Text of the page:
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Syracuse Orange: Conference realignment is ‘madness,’ per Jim Boeheim

Syracuse Orange, Jim Boeheim (Mandatory Credit: Rich Barnes-USA TODAY Sports)
Syracuse Orange, Jim Boeheim (Mandatory Credit: Rich Barnes-USA TODAY Sports) /

Hall of Famer Jim Boeheim, who retired as the long-time head coach of Syracuse Orange basketball this past March, says he understands why Atlantic Coast Conference leaders have elected to expand the league, giving SU and its ACC peers a couple of new members on the west coast.

Boeheim, never shy to voice his opinion on a range of issues in collegiate athletics, was at the helm of Syracuse Orange hoops when the ‘Cuse moved from the Big East Conference to the ACC in the 2013-14 season.

In his nearly 50 years running Syracuse basketball, he saw plenty of conference shuffling, and he gets why the ACC has gotten bigger. Whether the ACC – whose board recently voted to add Pac-12 Conference members California and Stanford, as well as SMU out of the American Athletic Conference – has gotten “better” remains to be seen.

"“I think the ACC is doing what they have to do based on the expansion, otherwise you could have no league in two, three years,” Jim Boeheim, who these days is a special assistant to Syracuse University athletic director John Wildhack, recently told Donna Ditota of Syracuse.com. Boeheim added, “I think it’s the best the ACC could do in a difficult situation.”"

Former Syracuse Orange basketball head coach Jim Boeheim discusses conference realignment.

I totally agree with Jim Boeheim here. The Pac-12 is down to two teams – Oregon State and Washington State – after other member schools bolted for the ACC, the Big Ten Conference and the Big 12 Conference.

The Big Ten and the Southeastern Conference, if we’re talking about big-time football and television contracts, are the crème de la crème in college sports. The Big 12 and the ACC are both trying to reside in the No. 3 spot. Each of those conferences has gotten bigger; but have they gotten better? We’ll see.

At issue in the ACC is the conference’s media rights deal with ESPN that runs through 2036. Florida State has been the most vocal of late in lamenting the league’s revenue distribution model, but the ACC’s reportedly air-tight media rights deal with ESPN would make it difficult for any ACC schools to depart, including the Syracuse Orange.

As ACC leaders discussed a possible expansion in recent weeks, initially there weren’t enough votes to admit Cal, Stanford and SMU. But that all changed last Friday, as word broke that the ACC had the 12 votes needed to expand to the west coast.

So now the Atlantic Coast Conference is, I guess, perhaps the All-Coast Conference? From a geographic standpoint, this expansion makes no sense, but the same can be said about the recent additions made by other power leagues as well.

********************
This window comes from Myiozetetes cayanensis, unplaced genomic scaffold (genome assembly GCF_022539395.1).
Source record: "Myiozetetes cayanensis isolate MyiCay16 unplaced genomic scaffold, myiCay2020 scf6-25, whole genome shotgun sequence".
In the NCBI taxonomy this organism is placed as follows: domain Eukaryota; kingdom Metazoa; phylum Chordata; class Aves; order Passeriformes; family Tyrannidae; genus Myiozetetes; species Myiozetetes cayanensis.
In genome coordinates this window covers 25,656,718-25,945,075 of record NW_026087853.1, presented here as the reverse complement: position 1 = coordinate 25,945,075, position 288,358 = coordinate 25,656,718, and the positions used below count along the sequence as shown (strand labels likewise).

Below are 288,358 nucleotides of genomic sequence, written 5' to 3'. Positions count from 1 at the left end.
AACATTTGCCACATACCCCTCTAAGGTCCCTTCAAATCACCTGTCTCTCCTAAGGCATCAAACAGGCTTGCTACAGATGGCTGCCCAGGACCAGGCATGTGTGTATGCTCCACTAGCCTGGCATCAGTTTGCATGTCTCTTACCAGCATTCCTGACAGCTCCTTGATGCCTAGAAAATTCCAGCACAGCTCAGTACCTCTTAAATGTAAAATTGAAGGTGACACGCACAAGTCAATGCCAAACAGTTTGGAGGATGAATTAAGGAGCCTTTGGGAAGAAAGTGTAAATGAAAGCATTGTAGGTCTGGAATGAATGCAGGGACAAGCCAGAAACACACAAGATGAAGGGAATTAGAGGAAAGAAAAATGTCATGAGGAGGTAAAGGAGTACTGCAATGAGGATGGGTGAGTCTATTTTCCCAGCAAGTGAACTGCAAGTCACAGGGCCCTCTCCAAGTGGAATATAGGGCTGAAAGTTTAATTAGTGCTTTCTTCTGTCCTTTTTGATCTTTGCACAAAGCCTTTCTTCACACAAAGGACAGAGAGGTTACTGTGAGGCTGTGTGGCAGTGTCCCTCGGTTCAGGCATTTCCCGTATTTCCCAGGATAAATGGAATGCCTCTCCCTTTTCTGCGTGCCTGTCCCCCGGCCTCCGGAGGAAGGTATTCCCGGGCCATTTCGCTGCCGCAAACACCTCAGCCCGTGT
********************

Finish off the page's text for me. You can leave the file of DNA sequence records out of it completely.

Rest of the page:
"The ACC has grown to 18 members, including 17 in football, since Notre Dame is an independent in that sport. Per ESPN’s Pete Thamel, citing sources, “the financial package for Stanford and Cal to join the ACC will include taking just 30% of a full league share for the next seven years. That number will jump to 70% in Year 8 and 75% in Year 9 before the schools receive full shares in the 10th year and beyond, per sources. SMU will not take any television revenue for the first nine years, per sources.”"

That’s a whole lot of concessions from those three new ACC members, and they will begin competing in the league in 2024-25. I assume those types of concessions were necessary to get the required 12 votes for the conference to expand.

In adding SMU, the ACC will have the massive Dallas market. Cal and Stanford bring the San Francisco metropolitan area. Those two schools are also excellent academic institutions whose athletic departments shine in Olympic sports, something that Wildhack alluded to in his own statement on September 1.

Is the ACC adding SMU, Cal and Stanford in part because that expansion could act as a buffer of sorts if other league members ultimately head to greener pastures? Perhaps.

Is it weird that the ACC has expanded to the west coast? Absolutely. Was this expansion necessary for the league to remain intact for the foreseeable future? Maybe.

I attended Syracuse University in the late 1990s, graduating in 2000. I’m old school. I want the Syracuse Orange back in the Big East, but that’s not realistic due to the importance of football and TV money to help fund Olympic sports.

I get it. So does Jim Boeheim. That doesn’t mean we have to like it. I feel bad for student-athletes in Olympic sports who will likely have to spend a lot of time in airports and on commercial planes – not chartered ones – as they suit up in league games that stretch across the country.

I’ve seen many reports that speak to the travel logistics issue, and that is something that ACC leaders will have to iron out as best they can.

Jim Boeheim said to Ditota that the way the latest round of conference realignment commenced, with Pac-12 members UCLA and Southern California heading to the Big Ten, and then a whole lot of other shuffling around since then, “I think it’s all madness. … To me, the geography is important. It’s the travel for student-athletes that is just absolutely crazy.”

He noted that from his perspective, when teams have to endure a lot of traveling, they “very rarely play well and mostly lose.”

Jim Boeheim continued by saying, “I could see four conferences in a couple years with all the teams in a breakaway. That’s all very possible. It’s just a matter of time.”

Like I said earlier, I yearn for the old days, when the Syracuse Orange was in the Big East, and collegiate athletics wasn’t primarily focused on NIL, the transfer portal and the like.

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